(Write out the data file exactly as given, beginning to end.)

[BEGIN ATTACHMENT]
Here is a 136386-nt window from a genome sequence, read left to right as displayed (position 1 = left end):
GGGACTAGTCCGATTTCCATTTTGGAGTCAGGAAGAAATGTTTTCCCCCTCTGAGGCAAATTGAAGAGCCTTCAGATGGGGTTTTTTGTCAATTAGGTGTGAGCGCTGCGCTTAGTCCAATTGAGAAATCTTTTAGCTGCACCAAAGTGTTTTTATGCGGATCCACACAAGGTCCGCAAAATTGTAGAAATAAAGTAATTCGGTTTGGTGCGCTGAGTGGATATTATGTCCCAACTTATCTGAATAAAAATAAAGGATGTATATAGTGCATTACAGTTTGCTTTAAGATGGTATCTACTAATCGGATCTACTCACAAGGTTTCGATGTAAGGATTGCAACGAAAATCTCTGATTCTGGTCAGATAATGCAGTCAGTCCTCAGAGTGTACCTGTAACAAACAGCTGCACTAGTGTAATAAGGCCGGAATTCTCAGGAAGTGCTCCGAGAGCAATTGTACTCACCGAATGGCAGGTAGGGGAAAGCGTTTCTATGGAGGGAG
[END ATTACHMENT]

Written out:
Here is a 136386-nt window from a genome sequence, read left to right as displayed (position 1 = left end):
GGGACTAGTCCGATTTCCATTTTGGAGTCAGGAAGAAATGTTTTCCCCCTCTGAGGCAAATTGAAGAGCCTTCAGATGGGGTTTTTTGTCAATTAGGTGTGAGCGCTGCGCTTAGTCCAATTGAGAAATCTTTTAGCTGCACCAAAGTGTTTTTATGCGGATCCACACAAGGTCCGCAAAATTGTAGAAATAAAGTAATTCGGTTTGGTGCGCTGAGTGGATATTATGTCCCAACTTATCTGAATAAAAATAAAGGATGTATATAGTGCATTACAGTTTGCTTTAAGATGGTATCTACTAATCGGATCTACTCACAAGGTTTCGATGTAAGGATTGCAACGAAAATCTCTGATTCTGGTCAGATAATGCAGTCAGTCCTCAGAGTGTACCTGTAACAAACAGCTGCACTAGTGTAATAAGGCCGGAATTCTCAGGAAGTGCTCCGAGAGCAATTGTACTCACCGAATGGCAGGTAGGGGAAAGCGTTTCTATGGAGGGAG